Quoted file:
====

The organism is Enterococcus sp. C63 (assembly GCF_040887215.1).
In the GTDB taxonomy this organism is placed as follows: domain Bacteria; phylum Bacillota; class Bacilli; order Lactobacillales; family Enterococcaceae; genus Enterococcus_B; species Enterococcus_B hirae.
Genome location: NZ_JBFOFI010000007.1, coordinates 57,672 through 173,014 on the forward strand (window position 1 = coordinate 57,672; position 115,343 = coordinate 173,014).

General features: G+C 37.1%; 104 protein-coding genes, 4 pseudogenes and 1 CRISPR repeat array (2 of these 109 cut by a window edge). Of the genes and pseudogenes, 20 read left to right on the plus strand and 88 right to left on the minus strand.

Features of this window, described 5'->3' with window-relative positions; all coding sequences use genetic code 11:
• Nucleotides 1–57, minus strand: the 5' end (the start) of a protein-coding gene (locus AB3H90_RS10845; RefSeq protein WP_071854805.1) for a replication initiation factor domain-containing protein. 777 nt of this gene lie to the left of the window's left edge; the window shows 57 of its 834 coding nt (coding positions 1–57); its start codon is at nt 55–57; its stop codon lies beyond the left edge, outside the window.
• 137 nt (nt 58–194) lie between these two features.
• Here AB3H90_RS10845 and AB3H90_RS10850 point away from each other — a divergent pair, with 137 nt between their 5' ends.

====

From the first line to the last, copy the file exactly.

The organism is Enterococcus sp. C63 (assembly GCF_040887215.1).
In the GTDB taxonomy this organism is placed as follows: domain Bacteria; phylum Bacillota; class Bacilli; order Lactobacillales; family Enterococcaceae; genus Enterococcus_B; species Enterococcus_B hirae.
Genome location: NZ_JBFOFI010000007.1, coordinates 57,672 through 173,014 on the forward strand (window position 1 = coordinate 57,672; position 115,343 = coordinate 173,014).

General features: G+C 37.1%; 104 protein-coding genes, 4 pseudogenes and 1 CRISPR repeat array (2 of these 109 cut by a window edge). Of the genes and pseudogenes, 20 read left to right on the plus strand and 88 right to left on the minus strand.

Features of this window, described 5'->3' with window-relative positions; all coding sequences use genetic code 11:
• Nucleotides 1–57, minus strand: the 5' end (the start) of a protein-coding gene (locus AB3H90_RS10845; RefSeq protein WP_071854805.1) for a replication initiation factor domain-containing protein. 777 nt of this gene lie to the left of the window's left edge; the window shows 57 of its 834 coding nt (coding positions 1–57); its start codon is at nt 55–57; its stop codon lies beyond the left edge, outside the window.
• 137 nt (nt 58–194) lie between these two features.
• Here AB3H90_RS10845 and AB3H90_RS10850 point away from each other — a divergent pair, with 137 nt between their 5' ends.